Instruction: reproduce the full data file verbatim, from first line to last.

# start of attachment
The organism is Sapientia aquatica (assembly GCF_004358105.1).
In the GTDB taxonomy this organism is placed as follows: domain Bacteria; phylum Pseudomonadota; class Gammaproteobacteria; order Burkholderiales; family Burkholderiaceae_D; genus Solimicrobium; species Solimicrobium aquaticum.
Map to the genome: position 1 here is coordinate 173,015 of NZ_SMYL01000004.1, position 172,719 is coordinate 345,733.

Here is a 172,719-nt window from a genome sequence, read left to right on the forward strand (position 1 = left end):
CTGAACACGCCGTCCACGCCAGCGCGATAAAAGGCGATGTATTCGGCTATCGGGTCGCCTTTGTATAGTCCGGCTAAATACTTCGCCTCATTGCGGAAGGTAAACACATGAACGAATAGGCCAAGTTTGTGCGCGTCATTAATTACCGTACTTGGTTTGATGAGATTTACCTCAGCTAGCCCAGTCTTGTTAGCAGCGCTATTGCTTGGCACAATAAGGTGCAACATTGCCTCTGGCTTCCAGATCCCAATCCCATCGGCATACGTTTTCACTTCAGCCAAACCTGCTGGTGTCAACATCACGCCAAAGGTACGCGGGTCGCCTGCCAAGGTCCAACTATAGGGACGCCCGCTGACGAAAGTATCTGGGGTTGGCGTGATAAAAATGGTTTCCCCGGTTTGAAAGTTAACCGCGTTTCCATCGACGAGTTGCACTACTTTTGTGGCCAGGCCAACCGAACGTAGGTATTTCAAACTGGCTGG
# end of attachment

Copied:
The organism is Sapientia aquatica (assembly GCF_004358105.1).
In the GTDB taxonomy this organism is placed as follows: domain Bacteria; phylum Pseudomonadota; class Gammaproteobacteria; order Burkholderiales; family Burkholderiaceae_D; genus Solimicrobium; species Solimicrobium aquaticum.
Map to the genome: position 1 here is coordinate 173,015 of NZ_SMYL01000004.1, position 172,719 is coordinate 345,733.

Here is a 172,719-nt window from a genome sequence, read left to right on the forward strand (position 1 = left end):
CTGAACACGCCGTCCACGCCAGCGCGATAAAAGGCGATGTATTCGGCTATCGGGTCGCCTTTGTATAGTCCGGCTAAATACTTCGCCTCATTGCGGAAGGTAAACACATGAACGAATAGGCCAAGTTTGTGCGCGTCATTAATTACCGTACTTGGTTTGATGAGATTTACCTCAGCTAGCCCAGTCTTGTTAGCAGCGCTATTGCTTGGCACAATAAGGTGCAACATTGCCTCTGGCTTCCAGATCCCAATCCCATCGGCATACGTTTTCACTTCAGCCAAACCTGCTGGTGTCAACATCACGCCAAAGGTACGCGGGTCGCCTGCCAAGGTCCAACTATAGGGACGCCCGCTGACGAAAGTATCTGGGGTTGGCGTGATAAAAATGGTTTCCCCGGTTTGAAAGTTAACCGCGTTTCCATCGACGAGTTGCACTACTTTTGTGGCCAGGCCAACCGAACGTAGGTATTTCAAACTGGCTGG